I've been an aspiring detective most of my life. As a child I thrived on Nancy Drew, Trixie Belden and The Hardy Boys.
As an adult a co-worker got me hooked on Agatha Christie and I own her entire set of paperbacks, as well as her autobiography. I was never much interested in autobiographies before, but I loved this one and now I look for autobiographies of people that I think are/were interesting. No second-hand biographies, thank you - I want to hear it from the 'horse's mouth'. Dame Agatha was one fascinating lady and I loved reading her life story.
Another group of detective stories I enjoyed was the Perry Mason series. I never liked the TV show, it was too serious and dramatic for me. I did enjoy the books, although lawyers and the courtroom really are not my preferred arena for detective stories.
I also enjoyed Bertie Wooster and Jeeves - not really detective stories, but I liked to follow along with Jeeves in order to get Bertie out of his predicaments.
I flexed my 'detective skills' in many ways. I solved logic problems by the hour. I learned computer programming which required days and nights of debugging code. Sometimes I'd solve the problem in my sleep, waking up in the middle of the night and going over to the computer to try out the 'solution', and more often than not, it was right, or it got me on the right path to the solution.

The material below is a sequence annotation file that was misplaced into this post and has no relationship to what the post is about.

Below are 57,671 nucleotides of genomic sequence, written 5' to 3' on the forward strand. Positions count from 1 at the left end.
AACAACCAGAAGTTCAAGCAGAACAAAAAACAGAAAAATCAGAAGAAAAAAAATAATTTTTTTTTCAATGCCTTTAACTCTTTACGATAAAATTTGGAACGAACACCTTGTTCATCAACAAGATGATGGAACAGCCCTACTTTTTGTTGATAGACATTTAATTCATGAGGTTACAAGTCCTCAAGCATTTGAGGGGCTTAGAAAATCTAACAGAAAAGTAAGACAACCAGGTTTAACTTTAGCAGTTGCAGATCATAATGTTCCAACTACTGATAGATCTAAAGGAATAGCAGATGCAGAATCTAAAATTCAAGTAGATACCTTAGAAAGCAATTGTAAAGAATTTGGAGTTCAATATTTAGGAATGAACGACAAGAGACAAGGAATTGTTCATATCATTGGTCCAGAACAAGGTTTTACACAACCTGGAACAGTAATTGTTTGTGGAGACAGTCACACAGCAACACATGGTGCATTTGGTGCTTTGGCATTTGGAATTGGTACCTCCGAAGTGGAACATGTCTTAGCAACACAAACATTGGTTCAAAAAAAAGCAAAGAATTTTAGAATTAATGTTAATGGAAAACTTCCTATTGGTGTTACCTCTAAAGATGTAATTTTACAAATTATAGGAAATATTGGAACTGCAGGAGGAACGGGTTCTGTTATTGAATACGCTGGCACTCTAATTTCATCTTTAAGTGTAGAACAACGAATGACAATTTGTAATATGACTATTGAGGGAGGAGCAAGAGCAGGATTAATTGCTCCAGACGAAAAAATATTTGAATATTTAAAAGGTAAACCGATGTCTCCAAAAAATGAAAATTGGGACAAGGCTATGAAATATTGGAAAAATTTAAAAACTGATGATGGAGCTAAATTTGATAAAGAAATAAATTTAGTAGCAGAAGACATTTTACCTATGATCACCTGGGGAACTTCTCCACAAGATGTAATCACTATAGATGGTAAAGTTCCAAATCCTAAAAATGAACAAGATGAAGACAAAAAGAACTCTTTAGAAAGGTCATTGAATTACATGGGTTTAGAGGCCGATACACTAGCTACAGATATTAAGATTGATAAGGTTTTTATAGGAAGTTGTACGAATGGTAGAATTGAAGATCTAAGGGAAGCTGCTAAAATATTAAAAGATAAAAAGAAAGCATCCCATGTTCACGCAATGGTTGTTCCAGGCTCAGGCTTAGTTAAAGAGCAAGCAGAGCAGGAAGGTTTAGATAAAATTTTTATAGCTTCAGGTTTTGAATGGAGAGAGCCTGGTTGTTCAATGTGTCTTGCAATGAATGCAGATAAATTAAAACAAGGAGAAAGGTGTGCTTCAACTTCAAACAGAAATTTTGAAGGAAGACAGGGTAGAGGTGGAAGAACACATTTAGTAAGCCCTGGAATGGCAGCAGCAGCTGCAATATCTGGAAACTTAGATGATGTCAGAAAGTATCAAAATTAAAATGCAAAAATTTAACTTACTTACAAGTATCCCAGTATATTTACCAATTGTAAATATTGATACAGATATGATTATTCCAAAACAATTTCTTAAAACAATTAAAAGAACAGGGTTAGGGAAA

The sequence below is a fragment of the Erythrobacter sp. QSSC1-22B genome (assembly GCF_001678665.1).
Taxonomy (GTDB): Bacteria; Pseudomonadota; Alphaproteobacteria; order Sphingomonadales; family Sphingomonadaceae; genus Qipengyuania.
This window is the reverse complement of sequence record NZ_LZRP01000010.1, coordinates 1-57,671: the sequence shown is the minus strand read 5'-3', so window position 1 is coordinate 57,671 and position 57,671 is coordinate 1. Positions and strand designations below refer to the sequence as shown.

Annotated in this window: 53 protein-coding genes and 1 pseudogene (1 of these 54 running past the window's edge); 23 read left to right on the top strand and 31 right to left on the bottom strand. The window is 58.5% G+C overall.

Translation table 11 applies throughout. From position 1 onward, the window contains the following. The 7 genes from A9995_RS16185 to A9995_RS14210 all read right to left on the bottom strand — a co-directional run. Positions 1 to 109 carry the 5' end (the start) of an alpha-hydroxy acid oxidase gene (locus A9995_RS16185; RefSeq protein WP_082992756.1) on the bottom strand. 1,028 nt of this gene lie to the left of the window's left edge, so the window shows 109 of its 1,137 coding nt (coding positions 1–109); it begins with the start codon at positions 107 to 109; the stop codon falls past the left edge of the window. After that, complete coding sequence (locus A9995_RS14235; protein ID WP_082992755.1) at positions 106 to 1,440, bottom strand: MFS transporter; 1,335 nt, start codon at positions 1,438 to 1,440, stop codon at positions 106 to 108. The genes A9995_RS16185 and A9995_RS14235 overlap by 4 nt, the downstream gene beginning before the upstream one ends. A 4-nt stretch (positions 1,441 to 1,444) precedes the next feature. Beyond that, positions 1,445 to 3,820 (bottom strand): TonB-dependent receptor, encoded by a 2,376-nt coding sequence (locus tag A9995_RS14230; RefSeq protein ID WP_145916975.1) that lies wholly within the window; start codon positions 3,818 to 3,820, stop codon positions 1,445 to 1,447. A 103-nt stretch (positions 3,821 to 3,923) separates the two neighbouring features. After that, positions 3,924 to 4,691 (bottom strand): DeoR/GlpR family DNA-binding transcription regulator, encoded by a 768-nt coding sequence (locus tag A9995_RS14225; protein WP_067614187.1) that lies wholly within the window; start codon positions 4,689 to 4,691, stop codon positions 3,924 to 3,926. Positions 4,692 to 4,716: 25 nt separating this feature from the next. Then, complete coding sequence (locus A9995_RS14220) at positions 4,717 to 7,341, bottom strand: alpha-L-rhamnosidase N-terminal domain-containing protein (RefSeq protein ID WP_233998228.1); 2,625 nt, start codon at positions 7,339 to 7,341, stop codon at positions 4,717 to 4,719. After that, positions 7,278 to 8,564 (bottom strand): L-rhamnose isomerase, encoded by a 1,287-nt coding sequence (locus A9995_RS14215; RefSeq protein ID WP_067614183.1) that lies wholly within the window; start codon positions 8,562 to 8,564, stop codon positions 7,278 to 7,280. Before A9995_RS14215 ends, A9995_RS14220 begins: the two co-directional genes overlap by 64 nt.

My grandparents were always calling upon my detective skills to help them find stuff in their house, or to work through a situation and put the pieces together. They claimed I was the family detective, and I wore that distinction with pride.
I still have a curious nature, and I still question things that are illogical to my way of thinking. No, it couldn't have happened that way - it's not logical - this is probably more how it happened.
This morning I was looking at a map that showed the location of my readers and up popped Japan. Hmmmm...the one spammer I've had on my site was spamming me in Japanese. So I zoomed into the location...
And I find that the spammer must be a machine just sitting out there in the mountains. I can't see a village or anything...
Probably an automated program, or someone sitting elsewhere working the computer via remote control. Seeing this lonely dot out there in the middle of nowhere brings up all kinds of questions - is it a spy station? The detective instincts just can't help being curious, but common sense tells me I probably should just drop it and leave well enough alone. Maybe I've been reading too many detective novels!